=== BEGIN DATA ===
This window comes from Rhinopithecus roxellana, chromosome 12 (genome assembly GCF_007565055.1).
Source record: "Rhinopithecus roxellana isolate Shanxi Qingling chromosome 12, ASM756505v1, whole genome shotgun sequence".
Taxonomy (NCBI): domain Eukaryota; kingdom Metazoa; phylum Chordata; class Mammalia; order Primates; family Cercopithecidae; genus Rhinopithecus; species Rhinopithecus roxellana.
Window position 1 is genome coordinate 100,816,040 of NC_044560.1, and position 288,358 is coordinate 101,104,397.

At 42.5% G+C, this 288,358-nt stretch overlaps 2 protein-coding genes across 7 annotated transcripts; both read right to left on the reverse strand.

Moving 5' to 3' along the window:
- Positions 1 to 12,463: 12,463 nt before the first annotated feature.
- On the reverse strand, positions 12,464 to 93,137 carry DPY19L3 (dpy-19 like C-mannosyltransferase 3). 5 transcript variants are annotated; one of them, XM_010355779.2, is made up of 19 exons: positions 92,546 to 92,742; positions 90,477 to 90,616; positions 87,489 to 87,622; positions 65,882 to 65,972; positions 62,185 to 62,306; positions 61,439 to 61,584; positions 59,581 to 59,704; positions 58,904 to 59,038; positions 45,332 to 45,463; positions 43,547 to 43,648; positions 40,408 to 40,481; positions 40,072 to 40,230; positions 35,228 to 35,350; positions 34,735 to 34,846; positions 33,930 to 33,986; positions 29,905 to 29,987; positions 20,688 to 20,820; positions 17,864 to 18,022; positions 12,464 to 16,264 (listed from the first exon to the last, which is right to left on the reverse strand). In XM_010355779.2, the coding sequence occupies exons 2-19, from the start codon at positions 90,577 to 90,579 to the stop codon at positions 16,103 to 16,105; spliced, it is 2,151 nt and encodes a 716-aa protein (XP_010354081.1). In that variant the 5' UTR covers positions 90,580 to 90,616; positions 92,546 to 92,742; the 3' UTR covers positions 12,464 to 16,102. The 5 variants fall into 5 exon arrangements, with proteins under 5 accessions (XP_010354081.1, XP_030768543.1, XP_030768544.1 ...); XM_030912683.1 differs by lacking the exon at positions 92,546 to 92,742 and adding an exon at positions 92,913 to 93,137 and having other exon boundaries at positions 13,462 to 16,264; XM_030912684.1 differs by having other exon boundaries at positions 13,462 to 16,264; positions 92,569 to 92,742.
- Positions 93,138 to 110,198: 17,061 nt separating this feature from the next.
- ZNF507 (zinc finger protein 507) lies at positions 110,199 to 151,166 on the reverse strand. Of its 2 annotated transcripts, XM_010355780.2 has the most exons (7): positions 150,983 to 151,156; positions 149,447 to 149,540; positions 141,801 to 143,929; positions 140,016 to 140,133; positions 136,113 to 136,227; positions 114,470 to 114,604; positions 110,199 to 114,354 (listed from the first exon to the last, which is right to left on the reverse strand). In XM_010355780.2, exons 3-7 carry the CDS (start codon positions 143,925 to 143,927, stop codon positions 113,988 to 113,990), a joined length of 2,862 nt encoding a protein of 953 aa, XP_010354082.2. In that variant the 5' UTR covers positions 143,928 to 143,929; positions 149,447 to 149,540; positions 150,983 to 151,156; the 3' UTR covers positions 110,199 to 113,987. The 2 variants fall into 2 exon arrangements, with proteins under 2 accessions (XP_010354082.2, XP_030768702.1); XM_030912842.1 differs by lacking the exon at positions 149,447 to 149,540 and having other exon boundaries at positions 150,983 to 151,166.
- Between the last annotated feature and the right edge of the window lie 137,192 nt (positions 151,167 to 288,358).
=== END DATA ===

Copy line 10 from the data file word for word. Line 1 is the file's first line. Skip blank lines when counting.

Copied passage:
- ZNF507 (zinc finger protein 507) lies at positions 110,199 to 151,166 on the reverse strand. Of its 2 annotated transcripts, XM_010355780.2 has the most exons (7): positions 150,983 to 151,156; positions 149,447 to 149,540; positions 141,801 to 143,929; positions 140,016 to 140,133; positions 136,113 to 136,227; positions 114,470 to 114,604; positions 110,199 to 114,354 (listed from the first exon to the last, which is right to left on the reverse strand). In XM_010355780.2, exons 3-7 carry the CDS (start codon positions 143,925 to 143,927, stop codon positions 113,988 to 113,990), a joined length of 2,862 nt encoding a protein of 953 aa, XP_010354082.2. In that variant the 5' UTR covers positions 143,928 to 143,929; positions 149,447 to 149,540; positions 150,983 to 151,156; the 3' UTR covers positions 110,199 to 113,987. The 2 variants fall into 2 exon arrangements, with proteins under 2 accessions (XP_010354082.2, XP_030768702.1); XM_030912842.1 differs by lacking the exon at positions 149,447 to 149,540 and having other exon boundaries at positions 150,983 to 151,166.